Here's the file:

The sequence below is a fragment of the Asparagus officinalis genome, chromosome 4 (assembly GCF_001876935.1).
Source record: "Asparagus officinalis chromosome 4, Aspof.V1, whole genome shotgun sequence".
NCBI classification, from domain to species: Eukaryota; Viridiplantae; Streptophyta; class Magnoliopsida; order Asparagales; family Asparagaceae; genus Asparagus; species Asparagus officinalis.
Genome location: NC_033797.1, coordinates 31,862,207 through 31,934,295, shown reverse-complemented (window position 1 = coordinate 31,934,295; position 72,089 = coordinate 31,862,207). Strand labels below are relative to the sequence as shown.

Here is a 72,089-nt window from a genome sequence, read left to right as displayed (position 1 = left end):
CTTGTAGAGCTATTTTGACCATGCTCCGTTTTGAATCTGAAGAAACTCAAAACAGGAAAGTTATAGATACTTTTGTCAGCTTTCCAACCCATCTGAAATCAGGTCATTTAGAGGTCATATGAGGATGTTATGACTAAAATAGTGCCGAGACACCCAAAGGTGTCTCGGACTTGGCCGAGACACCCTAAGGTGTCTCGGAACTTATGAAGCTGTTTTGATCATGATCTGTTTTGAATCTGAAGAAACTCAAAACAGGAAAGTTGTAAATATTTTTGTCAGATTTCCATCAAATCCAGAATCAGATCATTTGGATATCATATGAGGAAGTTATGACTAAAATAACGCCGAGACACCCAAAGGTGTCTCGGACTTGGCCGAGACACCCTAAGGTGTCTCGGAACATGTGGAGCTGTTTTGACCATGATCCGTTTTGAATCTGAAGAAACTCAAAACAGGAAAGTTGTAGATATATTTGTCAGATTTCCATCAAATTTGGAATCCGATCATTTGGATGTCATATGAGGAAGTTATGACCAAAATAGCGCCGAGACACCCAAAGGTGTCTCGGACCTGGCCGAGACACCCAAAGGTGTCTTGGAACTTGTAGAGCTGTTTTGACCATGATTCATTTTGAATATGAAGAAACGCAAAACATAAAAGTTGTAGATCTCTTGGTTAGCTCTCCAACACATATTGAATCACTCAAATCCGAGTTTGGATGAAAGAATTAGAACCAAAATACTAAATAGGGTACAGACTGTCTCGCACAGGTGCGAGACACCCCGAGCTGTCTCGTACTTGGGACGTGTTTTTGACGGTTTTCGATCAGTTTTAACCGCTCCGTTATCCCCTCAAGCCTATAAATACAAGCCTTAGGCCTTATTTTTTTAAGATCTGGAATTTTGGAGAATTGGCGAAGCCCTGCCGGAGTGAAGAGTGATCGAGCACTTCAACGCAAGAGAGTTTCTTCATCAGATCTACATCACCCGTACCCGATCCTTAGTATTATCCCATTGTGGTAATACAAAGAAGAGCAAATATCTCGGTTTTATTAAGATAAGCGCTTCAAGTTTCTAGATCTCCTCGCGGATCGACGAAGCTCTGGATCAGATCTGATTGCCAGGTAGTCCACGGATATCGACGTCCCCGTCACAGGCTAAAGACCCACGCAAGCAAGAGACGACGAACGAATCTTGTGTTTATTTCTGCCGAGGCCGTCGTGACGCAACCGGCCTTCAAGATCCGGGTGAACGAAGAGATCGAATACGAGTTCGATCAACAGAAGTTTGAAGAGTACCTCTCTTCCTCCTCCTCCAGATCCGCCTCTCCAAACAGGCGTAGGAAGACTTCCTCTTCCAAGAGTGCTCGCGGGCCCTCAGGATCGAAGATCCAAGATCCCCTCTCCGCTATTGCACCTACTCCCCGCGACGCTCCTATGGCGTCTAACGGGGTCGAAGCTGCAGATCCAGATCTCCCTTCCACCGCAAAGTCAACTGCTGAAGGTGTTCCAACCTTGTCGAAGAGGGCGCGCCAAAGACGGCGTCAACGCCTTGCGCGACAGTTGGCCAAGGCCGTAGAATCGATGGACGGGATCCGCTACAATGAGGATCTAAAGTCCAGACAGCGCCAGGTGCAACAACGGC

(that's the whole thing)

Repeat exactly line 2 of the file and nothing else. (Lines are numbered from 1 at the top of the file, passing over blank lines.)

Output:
Source record: "Asparagus officinalis chromosome 4, Aspof.V1, whole genome shotgun sequence".